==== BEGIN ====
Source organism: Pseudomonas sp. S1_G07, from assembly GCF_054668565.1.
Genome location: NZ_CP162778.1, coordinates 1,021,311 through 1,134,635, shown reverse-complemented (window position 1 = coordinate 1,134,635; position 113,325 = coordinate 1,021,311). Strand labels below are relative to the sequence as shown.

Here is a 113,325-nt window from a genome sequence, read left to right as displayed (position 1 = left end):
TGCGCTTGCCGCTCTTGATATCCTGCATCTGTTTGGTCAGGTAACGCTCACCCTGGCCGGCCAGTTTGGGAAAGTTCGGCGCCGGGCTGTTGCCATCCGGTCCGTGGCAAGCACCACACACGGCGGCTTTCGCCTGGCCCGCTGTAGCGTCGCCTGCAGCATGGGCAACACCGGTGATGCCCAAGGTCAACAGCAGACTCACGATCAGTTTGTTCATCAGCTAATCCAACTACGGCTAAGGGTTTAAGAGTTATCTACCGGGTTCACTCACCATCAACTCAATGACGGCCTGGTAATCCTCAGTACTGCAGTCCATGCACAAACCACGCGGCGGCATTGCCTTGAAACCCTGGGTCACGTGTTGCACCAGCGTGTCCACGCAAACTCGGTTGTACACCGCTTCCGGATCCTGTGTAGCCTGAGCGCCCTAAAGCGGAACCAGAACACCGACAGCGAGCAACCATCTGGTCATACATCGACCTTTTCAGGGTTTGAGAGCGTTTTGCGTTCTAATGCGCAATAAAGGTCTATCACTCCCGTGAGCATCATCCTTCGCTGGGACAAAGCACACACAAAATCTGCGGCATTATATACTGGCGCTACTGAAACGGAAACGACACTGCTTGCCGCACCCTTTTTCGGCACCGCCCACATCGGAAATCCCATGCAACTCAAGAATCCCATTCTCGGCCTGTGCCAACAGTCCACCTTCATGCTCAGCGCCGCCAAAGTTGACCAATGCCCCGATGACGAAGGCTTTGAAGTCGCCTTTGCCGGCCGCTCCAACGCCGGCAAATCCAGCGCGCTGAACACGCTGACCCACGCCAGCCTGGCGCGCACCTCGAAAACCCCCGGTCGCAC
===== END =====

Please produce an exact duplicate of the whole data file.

Source organism: Pseudomonas sp. S1_G07, from assembly GCF_054668565.1.
Genome location: NZ_CP162778.1, coordinates 1,021,311 through 1,134,635, shown reverse-complemented (window position 1 = coordinate 1,134,635; position 113,325 = coordinate 1,021,311). Strand labels below are relative to the sequence as shown.

Here is a 113,325-nt window from a genome sequence, read left to right as displayed (position 1 = left end):
TGCGCTTGCCGCTCTTGATATCCTGCATCTGTTTGGTCAGGTAACGCTCACCCTGGCCGGCCAGTTTGGGAAAGTTCGGCGCCGGGCTGTTGCCATCCGGTCCGTGGCAAGCACCACACACGGCGGCTTTCGCCTGGCCCGCTGTAGCGTCGCCTGCAGCATGGGCAACACCGGTGATGCCCAAGGTCAACAGCAGACTCACGATCAGTTTGTTCATCAGCTAATCCAACTACGGCTAAGGGTTTAAGAGTTATCTACCGGGTTCACTCACCATCAACTCAATGACGGCCTGGTAATCCTCAGTACTGCAGTCCATGCACAAACCACGCGGCGGCATTGCCTTGAAACCCTGGGTCACGTGTTGCACCAGCGTGTCCACGCAAACTCGGTTGTACACCGCTTCCGGATCCTGTGTAGCCTGAGCGCCCTAAAGCGGAACCAGAACACCGACAGCGAGCAACCATCTGGTCATACATCGACCTTTTCAGGGTTTGAGAGCGTTTTGCGTTCTAATGCGCAATAAAGGTCTATCACTCCCGTGAGCATCATCCTTCGCTGGGACAAAGCACACACAAAATCTGCGGCATTATATACTGGCGCTACTGAAACGGAAACGACACTGCTTGCCGCACCCTTTTTCGGCACCGCCCACATCGGAAATCCCATGCAACTCAAGAATCCCATTCTCGGCCTGTGCCAACAGTCCACCTTCATGCTCAGCGCCGCCAAAGTTGACCAATGCCCCGATGACGAAGGCTTTGAAGTCGCCTTTGCCGGCCGCTCCAACGCCGGCAAATCCAGCGCGCTGAACACGCTGACCCACGCCAGCCTGGCGCGCACCTCGAAAACCCCCGGTCGCAC